The other day I was eating lunch with a couple of my new friends. Emphasis on NEW because when you hear what one of them said, you’ll understand that they haven’t been around me much yet. She, a bright, glowing, beautiful, competent young mother, looked at me, and said: You just seem like you have it all together.
And I had to laugh a little.
Because I was there earlier that morning when I found my toddler with lip gloss all over her face, in her hair, and on her clothes. I was there when I rolled out of bed exactly ten minutes before I needed to have my older kids up and dressed for school. I was there when I decided to shut the laundry room door instead of putting away the mounds of clean laundry. And also when I decided to ignore the piles of dirty laundry. I was there when I realized I had gone to pick up my kids without looking in the mirror, and, DANG IT, there was chocolate ice cream on my face. I mean, really. Even my five year old knows how to wipe his face. Most of the time.
And I knew that if I really wanted to put pen to paper I could come up with an unlimited list of ways that I do not have it all together.
I remember when I used to feel like other mothers had it all together. I would watch them and try to figure out how they managed to be so cool and calm and in control. I wondered how they managed to cook so much, clean so much, teach their kids so much, look like they had an unlimited clothing budget, have good hair and makeup, have hobbies, keep their husbands so happy, and do any number of other amazing things that I saw them doing.
And then one day I realized that none of us, no, not even the homeschooling blogger, has it all together. It doesn’t matter if you have one child or ten. Mothering is a tough business. And, if I ever show up somewhere looking well dressed and not like a child has wiped her nose on my shirt, it’s only because fourteen other things that I “should” be doing have fallen by the wayside. No one has it all together.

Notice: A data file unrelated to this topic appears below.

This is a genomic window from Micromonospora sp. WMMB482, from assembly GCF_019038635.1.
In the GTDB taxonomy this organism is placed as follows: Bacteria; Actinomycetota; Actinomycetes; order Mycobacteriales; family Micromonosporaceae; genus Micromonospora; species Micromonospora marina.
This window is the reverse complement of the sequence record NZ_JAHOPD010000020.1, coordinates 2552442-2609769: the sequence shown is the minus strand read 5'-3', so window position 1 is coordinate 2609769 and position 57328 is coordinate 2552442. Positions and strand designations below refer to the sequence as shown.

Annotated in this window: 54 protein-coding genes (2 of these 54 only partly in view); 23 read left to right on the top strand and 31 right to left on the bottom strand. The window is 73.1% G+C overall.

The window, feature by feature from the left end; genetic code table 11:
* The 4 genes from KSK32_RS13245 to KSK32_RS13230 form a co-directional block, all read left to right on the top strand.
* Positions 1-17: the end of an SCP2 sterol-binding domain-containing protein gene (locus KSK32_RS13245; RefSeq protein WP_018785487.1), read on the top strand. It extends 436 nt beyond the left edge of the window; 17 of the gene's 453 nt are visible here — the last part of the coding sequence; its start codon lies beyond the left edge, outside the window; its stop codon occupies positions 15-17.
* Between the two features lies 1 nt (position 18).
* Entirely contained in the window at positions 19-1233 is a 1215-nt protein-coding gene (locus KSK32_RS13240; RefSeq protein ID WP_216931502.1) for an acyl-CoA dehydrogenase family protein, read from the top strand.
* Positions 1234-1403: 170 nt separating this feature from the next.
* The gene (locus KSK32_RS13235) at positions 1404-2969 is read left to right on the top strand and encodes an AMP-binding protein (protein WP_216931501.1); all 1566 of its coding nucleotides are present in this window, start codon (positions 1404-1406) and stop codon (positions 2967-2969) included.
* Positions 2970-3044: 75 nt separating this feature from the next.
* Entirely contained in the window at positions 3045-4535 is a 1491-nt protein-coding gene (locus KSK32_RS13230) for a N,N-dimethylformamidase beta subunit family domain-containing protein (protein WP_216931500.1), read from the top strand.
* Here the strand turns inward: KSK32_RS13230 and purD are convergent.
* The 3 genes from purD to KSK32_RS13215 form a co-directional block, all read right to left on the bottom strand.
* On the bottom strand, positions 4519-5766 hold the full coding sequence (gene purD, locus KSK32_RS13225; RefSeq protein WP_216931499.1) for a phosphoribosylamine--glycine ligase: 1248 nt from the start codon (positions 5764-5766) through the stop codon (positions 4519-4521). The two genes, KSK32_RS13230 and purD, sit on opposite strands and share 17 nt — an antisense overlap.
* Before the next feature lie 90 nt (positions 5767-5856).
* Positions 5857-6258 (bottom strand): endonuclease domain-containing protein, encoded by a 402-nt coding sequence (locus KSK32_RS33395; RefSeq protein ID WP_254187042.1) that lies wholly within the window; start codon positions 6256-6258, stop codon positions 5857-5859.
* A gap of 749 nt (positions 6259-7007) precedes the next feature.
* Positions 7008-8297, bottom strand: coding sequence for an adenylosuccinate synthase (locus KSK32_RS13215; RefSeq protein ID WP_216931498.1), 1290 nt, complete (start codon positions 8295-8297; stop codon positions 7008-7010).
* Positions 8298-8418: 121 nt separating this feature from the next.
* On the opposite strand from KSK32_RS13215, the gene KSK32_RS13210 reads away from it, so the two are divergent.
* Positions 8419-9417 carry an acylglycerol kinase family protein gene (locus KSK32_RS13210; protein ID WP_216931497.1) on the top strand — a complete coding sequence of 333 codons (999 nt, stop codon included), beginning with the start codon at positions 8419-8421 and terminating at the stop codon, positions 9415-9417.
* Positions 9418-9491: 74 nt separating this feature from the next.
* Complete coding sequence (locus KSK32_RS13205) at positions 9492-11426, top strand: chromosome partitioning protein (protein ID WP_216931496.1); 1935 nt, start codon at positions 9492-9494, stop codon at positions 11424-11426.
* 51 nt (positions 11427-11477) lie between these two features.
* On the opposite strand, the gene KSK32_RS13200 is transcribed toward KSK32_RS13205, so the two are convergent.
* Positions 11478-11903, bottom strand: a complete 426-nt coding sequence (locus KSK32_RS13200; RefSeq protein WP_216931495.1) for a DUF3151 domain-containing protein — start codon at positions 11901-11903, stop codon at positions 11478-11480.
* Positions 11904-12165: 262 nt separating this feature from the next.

And on days when my child has had a truly enriching experience, where I sat with him and read ten books and discussed world events and baked cookies, it’s only because twenty other things I “needed” to do didn’t get done. On these days I won’t have good hair or all the socks neatly matched up in everyone’s drawer. Because no one has it ALL together.
Mothers, we have some of it together all the time. And that’s all we can ask of ourselves. So, if today is your friend’s good hair and makeup day and today is your good laundry day and today is your cousin’s good worksheets with preschoolers day, we should try not to compare. Because your friend’s laundry is probably piled up behind a closed door. And your cousin’s hair may look a little disheveled. And your preschooler may have watched a little bit too much TV. But, you all got some of your things accomplished, and you can all be happy with your little slice of having something together.
And, on days when your baby eats Doritos all afternoon and you lie on the couch and watch old reruns of Dawson’s Creek and the laundry doesn’t get done and the house needs a good cleaning and you keep thinking you probably ought to put on a bra, that’s ok, too. Even good mothers have a few days when the only thing that we have “together” is our conscious state. And some days that’s all anyone can ask.
So, remember this, sweet young mothers. No one has it all together. But, we all have some things together. And we’re all in this together. No comparing. No judging. No fretting. Just mothering, loving our children in the ways they need love.
And sometimes we even show up without ice cream on our face.